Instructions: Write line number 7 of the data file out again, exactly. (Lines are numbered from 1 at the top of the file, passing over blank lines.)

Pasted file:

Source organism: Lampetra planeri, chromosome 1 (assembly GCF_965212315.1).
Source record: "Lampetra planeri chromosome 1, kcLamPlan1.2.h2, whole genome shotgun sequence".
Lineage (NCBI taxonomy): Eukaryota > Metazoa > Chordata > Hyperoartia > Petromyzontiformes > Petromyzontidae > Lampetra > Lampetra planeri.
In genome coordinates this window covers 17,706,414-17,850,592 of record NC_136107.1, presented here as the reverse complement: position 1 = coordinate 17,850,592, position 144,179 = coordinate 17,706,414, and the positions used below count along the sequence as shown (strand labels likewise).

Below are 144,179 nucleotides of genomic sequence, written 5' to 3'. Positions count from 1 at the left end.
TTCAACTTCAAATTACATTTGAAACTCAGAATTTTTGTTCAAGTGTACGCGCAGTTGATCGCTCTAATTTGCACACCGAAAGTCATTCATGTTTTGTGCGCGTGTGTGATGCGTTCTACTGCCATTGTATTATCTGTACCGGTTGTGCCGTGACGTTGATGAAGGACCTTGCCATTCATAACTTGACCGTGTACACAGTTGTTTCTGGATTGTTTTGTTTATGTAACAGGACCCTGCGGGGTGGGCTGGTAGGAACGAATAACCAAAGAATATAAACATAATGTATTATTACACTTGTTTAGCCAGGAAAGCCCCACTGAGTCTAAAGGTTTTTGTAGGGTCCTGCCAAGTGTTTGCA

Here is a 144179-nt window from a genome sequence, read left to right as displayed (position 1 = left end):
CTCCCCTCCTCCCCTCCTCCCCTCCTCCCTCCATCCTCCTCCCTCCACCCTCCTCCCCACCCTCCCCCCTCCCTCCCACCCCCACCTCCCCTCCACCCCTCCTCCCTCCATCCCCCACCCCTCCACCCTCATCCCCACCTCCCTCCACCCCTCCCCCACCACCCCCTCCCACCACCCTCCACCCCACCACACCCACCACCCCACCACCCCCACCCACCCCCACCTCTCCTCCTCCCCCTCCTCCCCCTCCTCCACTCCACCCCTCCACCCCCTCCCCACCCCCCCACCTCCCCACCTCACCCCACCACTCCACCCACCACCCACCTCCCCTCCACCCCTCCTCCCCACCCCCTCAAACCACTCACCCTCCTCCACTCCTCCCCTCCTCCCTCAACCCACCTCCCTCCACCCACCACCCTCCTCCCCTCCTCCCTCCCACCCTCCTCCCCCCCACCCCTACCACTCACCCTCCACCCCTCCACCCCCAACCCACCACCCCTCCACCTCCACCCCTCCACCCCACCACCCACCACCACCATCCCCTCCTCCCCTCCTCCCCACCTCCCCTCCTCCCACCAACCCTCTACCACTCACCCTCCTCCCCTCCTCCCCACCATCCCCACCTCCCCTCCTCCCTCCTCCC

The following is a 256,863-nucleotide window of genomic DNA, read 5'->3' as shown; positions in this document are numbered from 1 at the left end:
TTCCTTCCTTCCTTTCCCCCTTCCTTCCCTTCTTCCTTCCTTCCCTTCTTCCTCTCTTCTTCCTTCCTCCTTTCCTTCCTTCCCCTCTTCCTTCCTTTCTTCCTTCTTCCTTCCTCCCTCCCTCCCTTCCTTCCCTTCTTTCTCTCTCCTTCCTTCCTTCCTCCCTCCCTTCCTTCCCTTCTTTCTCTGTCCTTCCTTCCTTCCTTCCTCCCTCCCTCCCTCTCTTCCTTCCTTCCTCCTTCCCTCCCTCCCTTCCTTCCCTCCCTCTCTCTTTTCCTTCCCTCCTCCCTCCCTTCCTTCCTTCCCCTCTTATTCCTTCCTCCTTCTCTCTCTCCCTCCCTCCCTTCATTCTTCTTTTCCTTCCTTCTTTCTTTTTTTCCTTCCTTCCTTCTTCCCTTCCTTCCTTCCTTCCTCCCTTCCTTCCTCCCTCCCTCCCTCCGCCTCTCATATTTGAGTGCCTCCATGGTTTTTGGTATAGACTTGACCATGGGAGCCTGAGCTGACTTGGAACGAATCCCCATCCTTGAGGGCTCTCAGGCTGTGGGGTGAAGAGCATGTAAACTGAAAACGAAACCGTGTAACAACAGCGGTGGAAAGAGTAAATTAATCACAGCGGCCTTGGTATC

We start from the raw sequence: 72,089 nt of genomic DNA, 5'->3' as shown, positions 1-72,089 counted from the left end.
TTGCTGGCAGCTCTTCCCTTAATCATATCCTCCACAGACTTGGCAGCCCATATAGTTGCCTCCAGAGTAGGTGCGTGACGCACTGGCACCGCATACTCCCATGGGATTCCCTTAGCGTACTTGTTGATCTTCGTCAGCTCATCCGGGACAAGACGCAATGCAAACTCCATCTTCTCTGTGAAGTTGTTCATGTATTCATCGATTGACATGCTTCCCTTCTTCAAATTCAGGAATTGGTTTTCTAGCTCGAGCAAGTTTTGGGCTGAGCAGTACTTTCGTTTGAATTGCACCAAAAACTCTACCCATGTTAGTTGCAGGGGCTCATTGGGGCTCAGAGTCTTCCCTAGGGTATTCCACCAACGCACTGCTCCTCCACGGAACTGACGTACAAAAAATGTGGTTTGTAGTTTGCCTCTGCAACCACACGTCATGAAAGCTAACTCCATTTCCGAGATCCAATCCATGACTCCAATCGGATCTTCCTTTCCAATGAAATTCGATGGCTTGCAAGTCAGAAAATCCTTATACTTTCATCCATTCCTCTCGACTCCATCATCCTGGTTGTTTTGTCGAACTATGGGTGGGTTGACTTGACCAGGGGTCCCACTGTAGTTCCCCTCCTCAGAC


Here is a 144179-nt window from a genome sequence, read left to right as displayed (position 1 = left end):